The world has been dramatic over the past decade, reflecting a combination of economic growth in which most of the new value-added has come from services and in some cases, an absolute decline in traditional economic activities such as agriculture, mining, and manufacturing. Ireland, Singapore, Bangkok, Dubai show the strongest growth in the value added by services as a percentage of the GDP, thanks to a remarkable economic growth rate that has given people more spending power; increased tourism in such areas as financial services, telecommunications, and customer call centers.
Services organizations range in size from huge international corporations based on such enterprises as airlines, banking, insurance, telecommunications, hotel chains, and freight transportation to vast array of locally owned and operated small business, including restaurant laundries, taxi companies, optometrists, and numerous business-to-business services Franchised service outlets-in fields ranging from fast foods to bookkeeping-combine the marketing characteristics of a large ha in that offers a standardized product with local ownership and operation of a specific facility. McKenna has written, "Companies best equipped for the twenty-first century will consider investing in real-time systems as essential to maintaining their competitive edge and keeping their customers"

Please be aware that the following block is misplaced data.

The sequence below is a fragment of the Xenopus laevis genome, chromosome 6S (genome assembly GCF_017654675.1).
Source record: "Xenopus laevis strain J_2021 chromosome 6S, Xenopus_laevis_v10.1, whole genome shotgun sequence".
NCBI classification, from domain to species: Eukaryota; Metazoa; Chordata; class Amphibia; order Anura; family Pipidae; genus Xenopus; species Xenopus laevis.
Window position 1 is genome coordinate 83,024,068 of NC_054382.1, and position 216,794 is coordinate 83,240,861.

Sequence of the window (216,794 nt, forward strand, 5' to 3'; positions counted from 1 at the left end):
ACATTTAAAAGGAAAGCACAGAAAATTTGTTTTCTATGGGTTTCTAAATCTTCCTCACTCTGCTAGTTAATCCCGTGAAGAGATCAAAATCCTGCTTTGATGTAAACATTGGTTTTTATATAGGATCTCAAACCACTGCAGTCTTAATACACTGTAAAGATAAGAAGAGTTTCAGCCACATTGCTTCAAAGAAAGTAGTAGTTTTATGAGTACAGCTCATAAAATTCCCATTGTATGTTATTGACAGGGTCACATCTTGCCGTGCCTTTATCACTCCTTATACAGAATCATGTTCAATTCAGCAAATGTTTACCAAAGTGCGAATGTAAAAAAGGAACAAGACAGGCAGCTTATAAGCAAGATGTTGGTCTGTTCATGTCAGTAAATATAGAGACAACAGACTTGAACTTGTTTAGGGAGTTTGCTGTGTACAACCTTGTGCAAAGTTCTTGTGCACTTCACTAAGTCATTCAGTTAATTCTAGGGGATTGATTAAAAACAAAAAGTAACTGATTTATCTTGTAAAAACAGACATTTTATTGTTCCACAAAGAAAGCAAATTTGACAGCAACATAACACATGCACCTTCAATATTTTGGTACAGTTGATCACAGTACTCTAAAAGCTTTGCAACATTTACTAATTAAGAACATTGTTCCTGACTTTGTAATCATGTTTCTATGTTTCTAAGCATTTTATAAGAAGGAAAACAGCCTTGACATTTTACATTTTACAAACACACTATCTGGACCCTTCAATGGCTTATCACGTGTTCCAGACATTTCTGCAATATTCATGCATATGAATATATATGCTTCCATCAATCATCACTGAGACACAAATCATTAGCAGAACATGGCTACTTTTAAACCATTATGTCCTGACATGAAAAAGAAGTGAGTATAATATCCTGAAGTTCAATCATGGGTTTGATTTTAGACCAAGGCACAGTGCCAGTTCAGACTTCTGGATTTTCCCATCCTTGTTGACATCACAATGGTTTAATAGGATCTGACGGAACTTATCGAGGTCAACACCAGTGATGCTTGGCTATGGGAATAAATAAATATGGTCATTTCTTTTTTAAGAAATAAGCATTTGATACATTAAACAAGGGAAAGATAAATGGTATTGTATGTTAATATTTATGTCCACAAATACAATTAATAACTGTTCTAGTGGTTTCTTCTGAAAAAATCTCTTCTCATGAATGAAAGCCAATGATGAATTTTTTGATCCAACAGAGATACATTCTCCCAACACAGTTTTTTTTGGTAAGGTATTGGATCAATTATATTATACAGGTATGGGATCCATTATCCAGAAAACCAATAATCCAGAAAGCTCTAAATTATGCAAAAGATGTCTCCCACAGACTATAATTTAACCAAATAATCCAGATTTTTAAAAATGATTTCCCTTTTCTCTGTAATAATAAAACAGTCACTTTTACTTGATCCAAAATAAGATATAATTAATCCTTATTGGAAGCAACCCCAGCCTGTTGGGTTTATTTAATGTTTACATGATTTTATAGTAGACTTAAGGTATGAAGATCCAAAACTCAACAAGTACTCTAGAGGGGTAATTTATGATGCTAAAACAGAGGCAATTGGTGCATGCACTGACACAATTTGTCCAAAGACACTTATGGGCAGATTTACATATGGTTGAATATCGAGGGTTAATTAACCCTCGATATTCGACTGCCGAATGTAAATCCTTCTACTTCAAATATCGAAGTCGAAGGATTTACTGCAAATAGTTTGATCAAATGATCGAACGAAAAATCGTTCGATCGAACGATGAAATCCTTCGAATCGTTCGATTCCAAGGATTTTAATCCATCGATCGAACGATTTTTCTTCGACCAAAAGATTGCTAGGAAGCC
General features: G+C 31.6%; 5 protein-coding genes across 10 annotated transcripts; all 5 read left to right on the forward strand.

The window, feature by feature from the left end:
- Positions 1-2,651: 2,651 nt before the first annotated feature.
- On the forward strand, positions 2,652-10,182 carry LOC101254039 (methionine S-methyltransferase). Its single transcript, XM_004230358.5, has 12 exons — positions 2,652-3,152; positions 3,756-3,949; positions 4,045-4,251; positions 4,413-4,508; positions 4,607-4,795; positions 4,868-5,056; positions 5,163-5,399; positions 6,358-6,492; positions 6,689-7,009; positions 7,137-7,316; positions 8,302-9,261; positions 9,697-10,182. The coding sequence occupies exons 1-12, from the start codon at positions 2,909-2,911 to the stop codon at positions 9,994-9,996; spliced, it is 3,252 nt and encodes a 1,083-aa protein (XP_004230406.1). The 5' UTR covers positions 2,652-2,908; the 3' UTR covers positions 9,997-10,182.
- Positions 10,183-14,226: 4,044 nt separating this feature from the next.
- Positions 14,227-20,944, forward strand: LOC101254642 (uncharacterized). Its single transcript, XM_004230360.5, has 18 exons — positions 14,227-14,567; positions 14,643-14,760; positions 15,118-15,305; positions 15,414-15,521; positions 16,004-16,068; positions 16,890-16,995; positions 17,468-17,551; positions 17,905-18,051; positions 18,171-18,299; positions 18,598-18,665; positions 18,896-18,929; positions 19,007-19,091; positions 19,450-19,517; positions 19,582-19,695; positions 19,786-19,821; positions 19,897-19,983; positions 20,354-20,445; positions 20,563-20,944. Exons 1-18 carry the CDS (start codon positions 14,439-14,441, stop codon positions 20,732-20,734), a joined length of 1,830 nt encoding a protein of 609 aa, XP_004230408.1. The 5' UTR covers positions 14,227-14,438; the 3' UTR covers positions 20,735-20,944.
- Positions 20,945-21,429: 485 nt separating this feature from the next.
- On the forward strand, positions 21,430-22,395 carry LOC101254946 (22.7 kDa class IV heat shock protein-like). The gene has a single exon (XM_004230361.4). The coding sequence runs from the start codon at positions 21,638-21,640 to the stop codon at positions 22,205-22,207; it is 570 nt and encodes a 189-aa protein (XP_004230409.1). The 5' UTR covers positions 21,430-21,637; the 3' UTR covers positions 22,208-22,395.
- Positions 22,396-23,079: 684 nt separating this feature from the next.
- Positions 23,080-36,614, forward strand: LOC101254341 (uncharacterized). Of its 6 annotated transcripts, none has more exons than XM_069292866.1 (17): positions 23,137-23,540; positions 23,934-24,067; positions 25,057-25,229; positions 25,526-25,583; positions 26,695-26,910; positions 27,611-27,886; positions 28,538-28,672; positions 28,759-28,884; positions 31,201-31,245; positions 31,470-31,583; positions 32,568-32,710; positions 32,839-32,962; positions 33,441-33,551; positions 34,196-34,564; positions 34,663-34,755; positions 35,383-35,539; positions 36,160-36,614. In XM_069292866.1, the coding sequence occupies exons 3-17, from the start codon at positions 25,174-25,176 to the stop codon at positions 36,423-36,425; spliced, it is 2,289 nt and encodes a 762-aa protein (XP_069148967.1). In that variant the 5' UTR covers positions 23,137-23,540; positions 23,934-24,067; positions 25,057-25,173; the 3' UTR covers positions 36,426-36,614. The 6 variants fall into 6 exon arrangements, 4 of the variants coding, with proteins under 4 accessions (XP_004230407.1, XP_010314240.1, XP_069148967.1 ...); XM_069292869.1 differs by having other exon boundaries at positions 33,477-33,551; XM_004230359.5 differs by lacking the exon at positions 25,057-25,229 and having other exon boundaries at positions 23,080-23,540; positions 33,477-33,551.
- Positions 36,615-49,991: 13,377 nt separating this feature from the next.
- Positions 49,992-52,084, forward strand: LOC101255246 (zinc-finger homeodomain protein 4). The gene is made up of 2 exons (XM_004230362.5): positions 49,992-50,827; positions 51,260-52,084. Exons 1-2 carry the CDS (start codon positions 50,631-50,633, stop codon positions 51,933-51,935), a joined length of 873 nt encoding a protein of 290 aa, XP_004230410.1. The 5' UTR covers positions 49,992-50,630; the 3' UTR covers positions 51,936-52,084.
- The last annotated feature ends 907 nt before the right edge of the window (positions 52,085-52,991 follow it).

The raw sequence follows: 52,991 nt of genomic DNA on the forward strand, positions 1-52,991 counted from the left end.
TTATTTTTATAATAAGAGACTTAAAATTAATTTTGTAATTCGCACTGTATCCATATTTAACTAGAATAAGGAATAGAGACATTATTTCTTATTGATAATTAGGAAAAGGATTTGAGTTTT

Governments and non-profit organizations are also in the business of providing services although the extent of such involvement may vary widely from one country to another, reflecting both traditional and political values. In many countries, colleges, hospitals, and museums are in public ownership or operate on a not-for-profit basis, but for-profit versions of each type of institution also exist. Many countries are experiencing a significant shift from public to private ownership.
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